Books for professional use
VCF 15 (Germany, 1575-1600): Pretiosissimum Donum Dei (The most precious gift of God), paper, 346 fols., 310 x 200 mm, 1 col., 23-25 lines.

One of the most influential alchemical works of the Early Modern Period is the Pretiosissimum donum Dei (The Most Precious Gift of God). The author of this book, probably Georgius Aurach de Argentina, starts his text by thanking God for his inspiration. The donum Dei was particularly famous for the series of twelve illustrations that show the personifications of alchemical processes. The scribe has copied the text of the donum Dei as well as the illustrations in this manuscript. The illustrated scenes take place inside glass bottles and frequently depict a king and a queen which, in alchemical symbolism, often represent two opposite elements, just like the sun and the moon (see also VCF 17). This manuscript also contains five alchemical texts written by Arnaldus de Villanova (c. 1240-1311). De Villanova was an alchemist, astrologer, and physician who translated many Arabic medical texts into Latin.

From fol. 242r onwards the scribe has added many drawings of the various laboratory glassware items used in chemical experiments. There are also drawings of complicated constructions that look like small buildings (see fol. 253v). This manuscript was copied by two scribes. The second scribe (who copied fols. 139 - 345) wrote down his initials on fol. 345v: SPD.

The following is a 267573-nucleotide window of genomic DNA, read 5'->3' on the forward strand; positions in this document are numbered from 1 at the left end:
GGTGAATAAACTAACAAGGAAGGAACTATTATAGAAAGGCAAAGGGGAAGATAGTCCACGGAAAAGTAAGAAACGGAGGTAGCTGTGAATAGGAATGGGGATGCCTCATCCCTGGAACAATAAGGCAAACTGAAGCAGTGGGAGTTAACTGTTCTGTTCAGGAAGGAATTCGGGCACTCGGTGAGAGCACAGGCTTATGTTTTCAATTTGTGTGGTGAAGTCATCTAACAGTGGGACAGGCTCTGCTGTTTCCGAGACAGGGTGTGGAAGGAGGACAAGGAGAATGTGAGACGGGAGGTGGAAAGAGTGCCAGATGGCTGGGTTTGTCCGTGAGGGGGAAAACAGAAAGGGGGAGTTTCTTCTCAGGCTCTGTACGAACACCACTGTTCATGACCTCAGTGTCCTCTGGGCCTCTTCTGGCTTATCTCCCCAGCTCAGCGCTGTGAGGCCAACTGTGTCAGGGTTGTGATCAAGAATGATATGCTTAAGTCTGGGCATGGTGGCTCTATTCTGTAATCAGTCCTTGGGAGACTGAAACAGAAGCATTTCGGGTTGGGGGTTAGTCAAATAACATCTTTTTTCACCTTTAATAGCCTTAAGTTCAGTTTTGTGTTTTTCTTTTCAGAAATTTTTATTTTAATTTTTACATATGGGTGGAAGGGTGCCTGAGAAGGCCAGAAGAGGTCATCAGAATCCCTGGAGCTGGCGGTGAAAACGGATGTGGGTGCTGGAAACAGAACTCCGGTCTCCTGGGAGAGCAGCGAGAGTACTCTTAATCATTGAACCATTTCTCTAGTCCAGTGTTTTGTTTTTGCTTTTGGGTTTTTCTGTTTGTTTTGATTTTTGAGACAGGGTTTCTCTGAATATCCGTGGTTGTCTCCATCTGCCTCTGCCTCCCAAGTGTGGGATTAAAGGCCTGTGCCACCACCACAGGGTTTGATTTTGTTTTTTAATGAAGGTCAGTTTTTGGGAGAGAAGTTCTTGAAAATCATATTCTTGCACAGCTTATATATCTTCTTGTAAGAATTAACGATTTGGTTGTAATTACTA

(Boeren, 1975, pp. 49-51)


  1. Medieval scribes recognized that readers may need some help finding their way throughout the book or within the texts they contained. Over time, a number of tools were invented to this end. What type of reading-aids can you find in this manuscript? Give three examples.
  2. Most manuscripts lack miniatures and the colorful decoration that medieval books are so well known for. The reason for this absence is usually pragmatic: there was no need for such decorative elements or the reader lacked the financial means for them. However, many medieval books contain some color, however little or rudimentary. Make an inventory of all colors present in this manuscript, from the main text (what color is it, does its color vary or is it constant?) and the chapter titles, to any other colorful element the book may have. What other colors than that of the main text are present and what purpose do they serve? In other words, why were other colors than the regular brown or black ink of the main text added to the manuscript?


  1. Boeren, P. C. (1975). Codices vossiani chymici. Universitaire Pers Leiden.